To cite the article:
Casiraghi, M.C.M., Curini, L., Maggini, N. and Nai, A. (2024). Who looks up to the Leviathan? Ideology, political trust, and support for restrictive state interventions in times of crisis. European Political Science Review. DOI:10.1017/S1755773923000401
The article is open access and can be accessed here.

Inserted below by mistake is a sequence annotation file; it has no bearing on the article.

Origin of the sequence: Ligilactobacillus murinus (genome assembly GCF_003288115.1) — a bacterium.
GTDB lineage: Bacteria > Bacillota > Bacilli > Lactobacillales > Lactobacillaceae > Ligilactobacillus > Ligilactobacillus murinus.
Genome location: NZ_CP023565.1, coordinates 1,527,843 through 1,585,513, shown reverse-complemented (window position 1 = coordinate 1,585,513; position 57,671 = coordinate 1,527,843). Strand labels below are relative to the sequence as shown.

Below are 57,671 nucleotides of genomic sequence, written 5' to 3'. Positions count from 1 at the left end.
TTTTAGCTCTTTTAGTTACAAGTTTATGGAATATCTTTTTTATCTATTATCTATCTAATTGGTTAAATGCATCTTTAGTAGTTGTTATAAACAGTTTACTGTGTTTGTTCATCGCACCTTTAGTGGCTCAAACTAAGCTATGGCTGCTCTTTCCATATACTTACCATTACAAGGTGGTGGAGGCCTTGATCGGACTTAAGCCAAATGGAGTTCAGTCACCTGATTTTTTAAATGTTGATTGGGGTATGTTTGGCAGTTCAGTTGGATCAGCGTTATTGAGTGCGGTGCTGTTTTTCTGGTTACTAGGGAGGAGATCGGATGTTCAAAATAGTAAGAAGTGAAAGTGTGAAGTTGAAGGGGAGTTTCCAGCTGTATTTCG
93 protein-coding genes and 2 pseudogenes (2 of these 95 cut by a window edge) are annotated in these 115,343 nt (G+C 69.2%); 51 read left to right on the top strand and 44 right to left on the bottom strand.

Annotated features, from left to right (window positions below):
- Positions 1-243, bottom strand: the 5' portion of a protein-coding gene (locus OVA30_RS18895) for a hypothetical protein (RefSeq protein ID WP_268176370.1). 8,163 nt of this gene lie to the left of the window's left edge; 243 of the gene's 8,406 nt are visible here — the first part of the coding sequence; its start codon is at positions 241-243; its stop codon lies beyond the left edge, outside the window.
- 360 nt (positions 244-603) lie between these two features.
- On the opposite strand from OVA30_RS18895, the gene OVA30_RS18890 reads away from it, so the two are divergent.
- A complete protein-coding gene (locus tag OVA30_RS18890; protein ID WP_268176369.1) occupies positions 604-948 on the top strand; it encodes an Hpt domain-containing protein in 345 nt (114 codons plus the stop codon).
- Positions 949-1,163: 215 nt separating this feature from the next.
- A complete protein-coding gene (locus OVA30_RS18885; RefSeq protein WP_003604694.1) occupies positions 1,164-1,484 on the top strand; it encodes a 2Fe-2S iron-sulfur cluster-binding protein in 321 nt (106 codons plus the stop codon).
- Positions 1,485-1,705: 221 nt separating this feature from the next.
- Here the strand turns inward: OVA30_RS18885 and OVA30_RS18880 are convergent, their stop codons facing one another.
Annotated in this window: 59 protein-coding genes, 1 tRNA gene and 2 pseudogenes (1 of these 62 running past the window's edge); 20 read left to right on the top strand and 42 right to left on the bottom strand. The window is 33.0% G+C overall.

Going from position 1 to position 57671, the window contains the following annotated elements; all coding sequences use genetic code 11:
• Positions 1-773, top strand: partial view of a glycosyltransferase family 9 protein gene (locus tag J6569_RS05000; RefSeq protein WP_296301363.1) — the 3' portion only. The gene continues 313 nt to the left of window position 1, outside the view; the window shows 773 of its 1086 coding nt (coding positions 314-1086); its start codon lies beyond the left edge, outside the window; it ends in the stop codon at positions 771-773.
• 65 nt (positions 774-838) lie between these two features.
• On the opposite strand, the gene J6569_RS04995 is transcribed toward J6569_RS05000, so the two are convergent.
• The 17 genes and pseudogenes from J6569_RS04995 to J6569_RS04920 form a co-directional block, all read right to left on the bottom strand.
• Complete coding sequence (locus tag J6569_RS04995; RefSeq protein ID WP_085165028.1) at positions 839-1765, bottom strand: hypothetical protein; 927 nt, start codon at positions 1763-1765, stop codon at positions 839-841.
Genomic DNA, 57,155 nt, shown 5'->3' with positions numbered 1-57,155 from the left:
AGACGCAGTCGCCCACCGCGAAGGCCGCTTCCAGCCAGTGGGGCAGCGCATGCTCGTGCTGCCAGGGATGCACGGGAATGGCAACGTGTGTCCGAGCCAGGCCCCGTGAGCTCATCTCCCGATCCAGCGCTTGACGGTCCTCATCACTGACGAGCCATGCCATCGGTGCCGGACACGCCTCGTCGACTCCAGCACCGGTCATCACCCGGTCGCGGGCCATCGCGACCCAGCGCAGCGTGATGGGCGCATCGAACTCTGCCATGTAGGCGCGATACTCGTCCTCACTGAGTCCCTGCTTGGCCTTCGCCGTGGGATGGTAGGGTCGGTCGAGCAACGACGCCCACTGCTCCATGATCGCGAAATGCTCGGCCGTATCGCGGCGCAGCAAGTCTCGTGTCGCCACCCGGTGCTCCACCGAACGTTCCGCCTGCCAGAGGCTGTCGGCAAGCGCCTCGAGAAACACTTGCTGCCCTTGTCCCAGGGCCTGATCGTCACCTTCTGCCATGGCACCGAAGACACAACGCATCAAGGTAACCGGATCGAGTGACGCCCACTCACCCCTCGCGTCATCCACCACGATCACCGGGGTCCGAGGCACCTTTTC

The extent in which voters from different ideological viewpoints support state interventions to curb crises remains an outstanding conundrum, marred by conflicting evidence. In this article, we test two possible ways out from such puzzle. The role of ideology to explain support for state interventions, we argue, could be (i) conditional upon the ideological nature of the crisis itself (e.g., whether the crisis relates to conservation vs. post-materialist values), or (ii) unfolding indirectly, by moderating the role played by political trust. We present evidence from a conjoint experiment fielded in 2022 on a representative sample of 1,000 Italian citizens, in which respondents were asked whether they support specific governmental interventions to curb a crisis, described under different conditions (e.g., type of crisis, severity). Our results show that the type of crisis matters marginally – right-wing respondents were more likely to support state interventions only in the case of terrorism. More fundamentally, political trust affects the probability to support state interventions, but only for right-wing citizens.